What is the EU Charter of Fundamental Rights?
The Charter of Fundamental Rights of the European Union sets out for the first time the rights and liberties of the 450 million people living in the European Union. The actions of all organs and institutions of the EU, such as the European Commission and the European Council, are measured against this yardstick. National authorities too are bound to comply with the Charter. If rights laid out in the Charter are violated, legal action can be taken to demand compliance. This marks a great strengthening of fundamental rights in the EU.
The Charter is divided into six sections: Dignity, Freedoms, Equality, Solidarity, Citizens’ Rights and Justice. Many of these rights are also enshrined in the constitutions of the individual EU member states, including Germany’s Basic Law or constitution.
What makes the EU Charter of Fundamental Rights so important?
The Charter of Fundamental Rights goes further than most national constitutions in the EU in terms of substance. For example, it expressly guarantees the rights of the child and the rights of the elderly, the right to the protection of personal data and the right to good administration. It thus offers an additional legal protection for everybody living in the EU.
The Charter of Fundamental Rights also represents the fundamental values of the European Union. Chancellor Angela Merkel thus attaches great importance to the Charter. “It sets out the shared values and fundamental rights wrested from European history, the process of which, as we all know, involved huge sacrifices. […] Only a Europe that remains true to its values will be able to continue along its path successfully.”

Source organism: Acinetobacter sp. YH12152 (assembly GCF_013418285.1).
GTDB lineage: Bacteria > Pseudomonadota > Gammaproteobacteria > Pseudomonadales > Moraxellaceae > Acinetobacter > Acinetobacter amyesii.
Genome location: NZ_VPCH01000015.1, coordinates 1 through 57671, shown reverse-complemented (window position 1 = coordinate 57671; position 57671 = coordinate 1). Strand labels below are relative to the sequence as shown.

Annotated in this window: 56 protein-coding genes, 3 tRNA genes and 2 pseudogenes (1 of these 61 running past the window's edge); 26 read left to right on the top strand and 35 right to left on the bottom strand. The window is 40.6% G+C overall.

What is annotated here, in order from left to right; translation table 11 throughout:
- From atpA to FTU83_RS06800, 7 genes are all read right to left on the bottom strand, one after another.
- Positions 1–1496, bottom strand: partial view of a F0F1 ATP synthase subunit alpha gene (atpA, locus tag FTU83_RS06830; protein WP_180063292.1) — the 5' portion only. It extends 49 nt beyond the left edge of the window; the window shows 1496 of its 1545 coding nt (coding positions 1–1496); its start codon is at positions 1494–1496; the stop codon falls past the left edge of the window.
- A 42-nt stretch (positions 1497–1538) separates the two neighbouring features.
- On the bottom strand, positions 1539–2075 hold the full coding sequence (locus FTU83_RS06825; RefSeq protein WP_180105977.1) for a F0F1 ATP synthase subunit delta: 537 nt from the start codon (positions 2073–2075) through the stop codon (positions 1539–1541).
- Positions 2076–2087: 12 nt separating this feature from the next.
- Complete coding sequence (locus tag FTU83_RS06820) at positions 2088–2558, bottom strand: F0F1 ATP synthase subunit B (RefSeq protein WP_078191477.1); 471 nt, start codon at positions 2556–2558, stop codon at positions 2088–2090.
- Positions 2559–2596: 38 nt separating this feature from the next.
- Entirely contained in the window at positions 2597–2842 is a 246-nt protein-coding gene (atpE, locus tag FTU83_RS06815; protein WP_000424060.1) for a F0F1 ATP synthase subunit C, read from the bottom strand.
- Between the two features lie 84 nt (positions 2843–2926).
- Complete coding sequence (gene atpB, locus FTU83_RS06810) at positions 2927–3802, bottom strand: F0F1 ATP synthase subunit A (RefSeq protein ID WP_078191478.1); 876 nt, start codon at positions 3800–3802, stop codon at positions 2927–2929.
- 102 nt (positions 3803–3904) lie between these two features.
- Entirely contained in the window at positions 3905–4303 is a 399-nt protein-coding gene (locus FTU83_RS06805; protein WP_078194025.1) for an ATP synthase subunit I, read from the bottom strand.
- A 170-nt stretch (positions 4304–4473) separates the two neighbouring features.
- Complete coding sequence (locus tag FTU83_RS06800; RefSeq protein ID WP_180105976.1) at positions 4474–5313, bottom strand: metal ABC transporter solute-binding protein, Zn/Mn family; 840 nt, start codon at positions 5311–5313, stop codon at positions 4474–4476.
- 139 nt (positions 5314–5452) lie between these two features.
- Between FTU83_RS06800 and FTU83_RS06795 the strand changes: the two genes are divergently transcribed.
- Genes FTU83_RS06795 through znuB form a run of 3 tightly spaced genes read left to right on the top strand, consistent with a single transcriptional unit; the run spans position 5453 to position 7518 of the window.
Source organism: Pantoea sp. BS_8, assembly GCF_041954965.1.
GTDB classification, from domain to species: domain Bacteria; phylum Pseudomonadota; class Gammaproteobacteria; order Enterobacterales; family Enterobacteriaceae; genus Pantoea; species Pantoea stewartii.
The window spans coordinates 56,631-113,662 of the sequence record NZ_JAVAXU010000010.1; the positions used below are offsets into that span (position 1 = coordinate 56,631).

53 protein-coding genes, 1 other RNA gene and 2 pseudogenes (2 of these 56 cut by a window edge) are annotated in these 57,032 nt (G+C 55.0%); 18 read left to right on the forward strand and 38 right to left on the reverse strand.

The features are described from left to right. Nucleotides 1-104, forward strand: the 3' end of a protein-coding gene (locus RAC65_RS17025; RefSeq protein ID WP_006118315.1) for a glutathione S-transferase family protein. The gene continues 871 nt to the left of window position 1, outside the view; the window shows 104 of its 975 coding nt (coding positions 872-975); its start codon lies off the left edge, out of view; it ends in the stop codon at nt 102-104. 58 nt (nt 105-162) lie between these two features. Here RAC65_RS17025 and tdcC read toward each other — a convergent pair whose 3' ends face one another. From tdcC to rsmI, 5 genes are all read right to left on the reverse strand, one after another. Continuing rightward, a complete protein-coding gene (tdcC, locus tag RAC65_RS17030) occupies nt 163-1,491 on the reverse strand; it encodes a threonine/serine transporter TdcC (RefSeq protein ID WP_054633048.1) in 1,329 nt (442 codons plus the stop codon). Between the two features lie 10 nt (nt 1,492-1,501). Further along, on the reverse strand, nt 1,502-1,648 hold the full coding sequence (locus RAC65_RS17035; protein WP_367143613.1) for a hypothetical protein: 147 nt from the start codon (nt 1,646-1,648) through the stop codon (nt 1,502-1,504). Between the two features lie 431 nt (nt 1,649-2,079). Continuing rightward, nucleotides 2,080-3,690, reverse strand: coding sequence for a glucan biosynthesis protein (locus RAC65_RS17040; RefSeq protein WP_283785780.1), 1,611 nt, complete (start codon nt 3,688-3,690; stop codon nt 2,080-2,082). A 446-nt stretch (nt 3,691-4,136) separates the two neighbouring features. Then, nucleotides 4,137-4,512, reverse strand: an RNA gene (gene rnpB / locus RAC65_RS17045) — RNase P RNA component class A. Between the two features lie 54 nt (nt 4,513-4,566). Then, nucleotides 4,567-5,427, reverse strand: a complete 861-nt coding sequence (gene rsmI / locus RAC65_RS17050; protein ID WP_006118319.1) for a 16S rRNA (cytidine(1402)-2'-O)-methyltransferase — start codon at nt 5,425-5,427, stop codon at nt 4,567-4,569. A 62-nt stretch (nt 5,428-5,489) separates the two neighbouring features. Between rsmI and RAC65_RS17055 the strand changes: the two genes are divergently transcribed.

When did the EU Charter of Fundamental Rights come into effect?
The Charter of Fundamental Rights of the European Union was signed on 7 December 2000 at a special ceremony. It only became legally binding several years later, however. On 1 December 2009 it came into effect along with the Treaty of Lisbon.
Poland is the only EU member state in which the Charter is not fully applicable, since the country signed an opt-out clause for domestic political reasons.